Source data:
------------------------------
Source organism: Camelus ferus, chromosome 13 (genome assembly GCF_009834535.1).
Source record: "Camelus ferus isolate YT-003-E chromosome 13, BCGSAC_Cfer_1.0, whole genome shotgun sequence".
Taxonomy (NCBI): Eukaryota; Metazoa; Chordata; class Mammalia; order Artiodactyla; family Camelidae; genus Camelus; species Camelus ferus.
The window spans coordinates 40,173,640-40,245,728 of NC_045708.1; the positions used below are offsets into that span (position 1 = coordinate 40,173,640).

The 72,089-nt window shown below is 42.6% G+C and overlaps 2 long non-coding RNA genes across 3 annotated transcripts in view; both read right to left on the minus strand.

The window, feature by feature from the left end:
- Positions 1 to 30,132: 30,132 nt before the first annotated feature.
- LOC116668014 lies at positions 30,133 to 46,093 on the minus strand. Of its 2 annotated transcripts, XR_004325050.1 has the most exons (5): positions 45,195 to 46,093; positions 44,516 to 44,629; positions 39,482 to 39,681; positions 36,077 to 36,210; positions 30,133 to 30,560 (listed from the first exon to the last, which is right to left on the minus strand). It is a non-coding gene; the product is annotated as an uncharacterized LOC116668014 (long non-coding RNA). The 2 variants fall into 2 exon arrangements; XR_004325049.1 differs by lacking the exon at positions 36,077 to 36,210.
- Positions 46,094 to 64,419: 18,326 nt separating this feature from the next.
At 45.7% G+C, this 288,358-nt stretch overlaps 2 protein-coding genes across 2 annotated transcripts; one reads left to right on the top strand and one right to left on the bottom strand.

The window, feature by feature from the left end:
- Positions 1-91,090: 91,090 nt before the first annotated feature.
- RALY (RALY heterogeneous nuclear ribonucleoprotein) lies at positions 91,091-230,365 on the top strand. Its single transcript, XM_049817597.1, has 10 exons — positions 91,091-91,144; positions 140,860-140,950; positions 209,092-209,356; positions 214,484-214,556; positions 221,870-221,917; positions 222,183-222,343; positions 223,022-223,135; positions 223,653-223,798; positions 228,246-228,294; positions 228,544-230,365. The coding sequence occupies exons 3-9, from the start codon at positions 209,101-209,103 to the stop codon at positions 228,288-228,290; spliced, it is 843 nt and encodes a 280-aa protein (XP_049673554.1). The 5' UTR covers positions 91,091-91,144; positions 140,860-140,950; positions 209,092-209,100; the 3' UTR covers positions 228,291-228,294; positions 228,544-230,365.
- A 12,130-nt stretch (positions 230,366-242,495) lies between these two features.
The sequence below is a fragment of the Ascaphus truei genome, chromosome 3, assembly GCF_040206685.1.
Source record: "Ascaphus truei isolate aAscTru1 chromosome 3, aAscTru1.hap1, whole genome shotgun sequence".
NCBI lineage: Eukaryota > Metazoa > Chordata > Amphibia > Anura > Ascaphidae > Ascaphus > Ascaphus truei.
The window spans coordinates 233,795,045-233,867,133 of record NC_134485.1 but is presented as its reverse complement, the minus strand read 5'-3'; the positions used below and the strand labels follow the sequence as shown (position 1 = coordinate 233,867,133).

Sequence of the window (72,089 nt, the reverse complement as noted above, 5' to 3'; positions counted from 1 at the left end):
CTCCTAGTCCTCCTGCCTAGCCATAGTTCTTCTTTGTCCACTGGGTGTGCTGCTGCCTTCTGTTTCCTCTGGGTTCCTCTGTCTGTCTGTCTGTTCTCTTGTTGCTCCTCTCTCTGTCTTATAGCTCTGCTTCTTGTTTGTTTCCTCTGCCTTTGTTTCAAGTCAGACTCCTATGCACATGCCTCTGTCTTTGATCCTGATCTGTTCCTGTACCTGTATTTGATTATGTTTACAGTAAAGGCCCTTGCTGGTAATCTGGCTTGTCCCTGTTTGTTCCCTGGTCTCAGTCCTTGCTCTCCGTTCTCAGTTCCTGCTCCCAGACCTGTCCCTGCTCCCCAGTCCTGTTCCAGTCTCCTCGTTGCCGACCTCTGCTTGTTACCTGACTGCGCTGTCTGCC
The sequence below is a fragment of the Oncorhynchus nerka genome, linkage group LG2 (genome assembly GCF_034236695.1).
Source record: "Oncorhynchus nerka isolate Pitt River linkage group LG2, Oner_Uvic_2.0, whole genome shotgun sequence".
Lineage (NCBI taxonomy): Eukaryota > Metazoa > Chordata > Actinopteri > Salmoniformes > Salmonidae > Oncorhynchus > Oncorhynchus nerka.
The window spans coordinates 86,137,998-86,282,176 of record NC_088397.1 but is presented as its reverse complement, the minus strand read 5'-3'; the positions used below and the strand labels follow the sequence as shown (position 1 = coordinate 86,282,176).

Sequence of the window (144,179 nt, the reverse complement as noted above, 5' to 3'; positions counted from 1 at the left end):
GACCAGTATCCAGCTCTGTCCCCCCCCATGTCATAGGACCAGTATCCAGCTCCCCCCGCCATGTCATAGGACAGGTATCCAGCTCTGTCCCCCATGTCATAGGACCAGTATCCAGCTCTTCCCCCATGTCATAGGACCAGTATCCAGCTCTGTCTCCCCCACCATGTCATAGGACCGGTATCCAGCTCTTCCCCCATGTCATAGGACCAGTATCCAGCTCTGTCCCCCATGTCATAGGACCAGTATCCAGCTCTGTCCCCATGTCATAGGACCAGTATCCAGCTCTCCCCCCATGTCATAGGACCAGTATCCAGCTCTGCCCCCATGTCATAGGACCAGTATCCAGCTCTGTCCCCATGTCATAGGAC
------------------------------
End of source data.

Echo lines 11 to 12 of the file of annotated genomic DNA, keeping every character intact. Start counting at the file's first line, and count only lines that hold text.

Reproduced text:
The window, feature by feature from the left end:
- Positions 1-91,090: 91,090 nt before the first annotated feature.